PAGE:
June 30th, 2015
in Op Ed
by Michael Haltman
Is an economic red alert called for?
As the owner of a title insurance provider reliant on a healthy and vibrant U.S. economy that hopefully leads to the same in the real estate market, I am always searching for clues to provide me with indicators both for today and moving forward into the future!
I suppose that some might call this strategic planning while others might term it worrying about things outside of my control but, nevertheless, I believe as the owner of a small business it is critical to do.
To do this I observe the stock and bond markets, international news as well as the U.S. government release of reports that gauge economic health.
What I have been witnessing seems to represent a rosy big picture if watching the stock market, yet more concerning if you peer under the hood at some of the other indicators and news reports.
Examples might be the Greece crisis and the overall stability of the EU, U.S. GDP growth anemic at best after seven years of quantitative easing and the recent volatility and move-up in interest rates discussed here yesterday (Bond Market Illiquidity: There's A Very Small Door!).
Evidence indicating cause for concern?
Following the thoughts and prognostications of many economic analysts and market watchers, my bias typically leads me to put slightly more credence in the predictions of those who in my opinion do not have an axe to grind in a 'market moving ever higher' scenario.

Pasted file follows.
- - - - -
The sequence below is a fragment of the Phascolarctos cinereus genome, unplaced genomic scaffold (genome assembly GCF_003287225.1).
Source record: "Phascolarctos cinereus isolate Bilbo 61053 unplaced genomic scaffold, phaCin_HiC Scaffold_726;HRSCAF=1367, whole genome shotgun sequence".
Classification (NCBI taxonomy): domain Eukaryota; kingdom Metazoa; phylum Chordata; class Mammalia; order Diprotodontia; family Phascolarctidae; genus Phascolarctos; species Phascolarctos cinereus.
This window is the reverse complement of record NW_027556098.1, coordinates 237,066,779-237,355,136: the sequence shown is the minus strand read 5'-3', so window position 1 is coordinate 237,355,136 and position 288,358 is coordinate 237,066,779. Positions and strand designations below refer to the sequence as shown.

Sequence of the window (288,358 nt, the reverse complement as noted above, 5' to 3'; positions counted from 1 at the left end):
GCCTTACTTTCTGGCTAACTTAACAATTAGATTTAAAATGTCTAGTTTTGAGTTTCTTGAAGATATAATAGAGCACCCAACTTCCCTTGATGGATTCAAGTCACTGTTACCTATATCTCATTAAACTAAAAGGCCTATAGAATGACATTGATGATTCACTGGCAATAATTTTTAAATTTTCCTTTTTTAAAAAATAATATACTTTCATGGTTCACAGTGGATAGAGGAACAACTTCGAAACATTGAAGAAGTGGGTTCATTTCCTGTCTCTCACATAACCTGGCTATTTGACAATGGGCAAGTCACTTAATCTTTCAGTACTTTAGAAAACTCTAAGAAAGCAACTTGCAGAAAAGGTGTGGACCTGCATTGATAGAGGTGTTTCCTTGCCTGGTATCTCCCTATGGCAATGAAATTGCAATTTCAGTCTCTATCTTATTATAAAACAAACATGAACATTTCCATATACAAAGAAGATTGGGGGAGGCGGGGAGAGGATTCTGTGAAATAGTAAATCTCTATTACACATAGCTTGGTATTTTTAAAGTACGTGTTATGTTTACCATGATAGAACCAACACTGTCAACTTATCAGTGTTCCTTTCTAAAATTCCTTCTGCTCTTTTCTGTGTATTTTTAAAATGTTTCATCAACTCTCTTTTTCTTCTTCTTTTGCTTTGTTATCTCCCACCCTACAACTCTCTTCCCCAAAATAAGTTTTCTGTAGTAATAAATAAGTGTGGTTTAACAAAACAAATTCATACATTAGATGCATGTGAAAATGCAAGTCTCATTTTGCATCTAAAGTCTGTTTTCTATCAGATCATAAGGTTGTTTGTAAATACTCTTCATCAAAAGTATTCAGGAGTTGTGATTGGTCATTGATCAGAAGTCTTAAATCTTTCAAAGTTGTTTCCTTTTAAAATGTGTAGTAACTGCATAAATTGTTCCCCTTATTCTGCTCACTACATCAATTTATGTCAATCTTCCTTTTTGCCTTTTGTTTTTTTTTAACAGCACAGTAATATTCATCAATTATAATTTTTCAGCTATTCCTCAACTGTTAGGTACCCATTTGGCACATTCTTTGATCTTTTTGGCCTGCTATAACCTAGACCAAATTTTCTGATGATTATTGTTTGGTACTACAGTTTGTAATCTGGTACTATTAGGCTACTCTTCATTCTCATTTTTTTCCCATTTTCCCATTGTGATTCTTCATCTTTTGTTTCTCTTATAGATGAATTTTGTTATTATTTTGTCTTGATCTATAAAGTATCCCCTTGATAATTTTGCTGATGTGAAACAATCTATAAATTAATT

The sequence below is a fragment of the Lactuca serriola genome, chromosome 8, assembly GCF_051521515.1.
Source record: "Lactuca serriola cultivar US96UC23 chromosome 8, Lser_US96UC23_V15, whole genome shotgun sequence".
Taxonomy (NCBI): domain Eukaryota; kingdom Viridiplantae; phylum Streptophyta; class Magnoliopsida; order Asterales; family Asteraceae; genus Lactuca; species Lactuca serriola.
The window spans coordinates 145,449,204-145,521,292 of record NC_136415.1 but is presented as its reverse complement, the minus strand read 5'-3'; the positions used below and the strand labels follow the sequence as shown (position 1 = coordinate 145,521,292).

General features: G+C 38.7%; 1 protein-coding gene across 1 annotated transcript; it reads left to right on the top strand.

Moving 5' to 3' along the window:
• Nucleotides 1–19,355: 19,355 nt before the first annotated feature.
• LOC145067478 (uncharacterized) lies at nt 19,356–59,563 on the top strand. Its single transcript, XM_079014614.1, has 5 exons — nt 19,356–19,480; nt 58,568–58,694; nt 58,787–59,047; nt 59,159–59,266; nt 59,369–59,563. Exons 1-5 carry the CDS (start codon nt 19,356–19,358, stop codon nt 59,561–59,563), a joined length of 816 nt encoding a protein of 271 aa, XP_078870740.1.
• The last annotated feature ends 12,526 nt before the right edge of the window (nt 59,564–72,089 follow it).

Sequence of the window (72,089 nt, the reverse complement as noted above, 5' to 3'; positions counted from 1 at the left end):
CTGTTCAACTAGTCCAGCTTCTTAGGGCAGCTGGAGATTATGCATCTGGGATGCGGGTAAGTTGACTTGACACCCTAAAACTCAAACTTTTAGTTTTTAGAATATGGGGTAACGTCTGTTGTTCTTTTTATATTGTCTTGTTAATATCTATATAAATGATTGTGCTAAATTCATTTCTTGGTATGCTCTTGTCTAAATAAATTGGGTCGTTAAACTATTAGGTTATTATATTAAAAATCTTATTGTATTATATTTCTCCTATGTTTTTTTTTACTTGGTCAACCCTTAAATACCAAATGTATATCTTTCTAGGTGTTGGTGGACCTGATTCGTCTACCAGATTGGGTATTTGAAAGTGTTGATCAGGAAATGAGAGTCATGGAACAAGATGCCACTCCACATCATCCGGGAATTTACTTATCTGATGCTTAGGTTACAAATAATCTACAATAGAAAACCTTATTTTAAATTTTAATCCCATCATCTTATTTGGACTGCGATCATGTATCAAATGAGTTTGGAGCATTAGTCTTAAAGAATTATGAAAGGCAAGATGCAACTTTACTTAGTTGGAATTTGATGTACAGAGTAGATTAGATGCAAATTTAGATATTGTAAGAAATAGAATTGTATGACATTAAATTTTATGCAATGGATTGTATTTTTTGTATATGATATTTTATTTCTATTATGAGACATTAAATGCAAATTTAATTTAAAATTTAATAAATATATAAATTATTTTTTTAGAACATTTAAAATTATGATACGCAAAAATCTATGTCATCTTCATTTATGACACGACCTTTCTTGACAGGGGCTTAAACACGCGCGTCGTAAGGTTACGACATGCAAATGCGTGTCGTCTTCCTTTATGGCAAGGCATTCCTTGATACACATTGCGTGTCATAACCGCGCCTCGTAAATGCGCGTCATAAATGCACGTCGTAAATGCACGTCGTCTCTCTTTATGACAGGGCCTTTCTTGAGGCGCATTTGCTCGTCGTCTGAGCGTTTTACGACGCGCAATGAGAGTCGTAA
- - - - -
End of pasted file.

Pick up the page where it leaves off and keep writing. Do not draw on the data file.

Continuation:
In conjunction with many of these experts expressing varying degrees of concern, the following statistics seem to point to the need for the yellow caution flag to be waved.
But could these statistics all be a one-off and not indicative of any problems on the horizon?
Absolutely! Therefore I preface introducing them with the simple fact that for people who need to make decisions today that will affect them a year or more from now, knowledge is power.
So while the U.S. economy may or may not be on the right course at the present time and poised for future prosperity, one needs to gather as much information as possible when formulating a strategic plan!
Economic statistics to mull over!
'...When an economy is healthy, money tends to circulate fairly rapidly. I buy something from you, then you take that money and buy something from someone else, etc. In a stable and growing economy, people generally feel good about things and they are not afraid to spend. But during hard times, the exact opposite happens. That is why the velocity of money almost always slows down during a recession. As you can see from the chart below, the velocity of money has indeed gone down during every recession since 1960. Once a recession is over, the velocity of money is supposed to go back up. But a funny thing happened after the last recession ended. The velocity of money continued to go down, and it has now hit an all-time record low...'
- Corporate profits have declined for two quarters in a row: The Bureau of Economic Analysis in May reported that corporate profits showed a decrease from the previous quarter. 'Profits from current production decreased $125.5 billion in the first quarter, compared with a decrease of $30.4 billion in the fourth.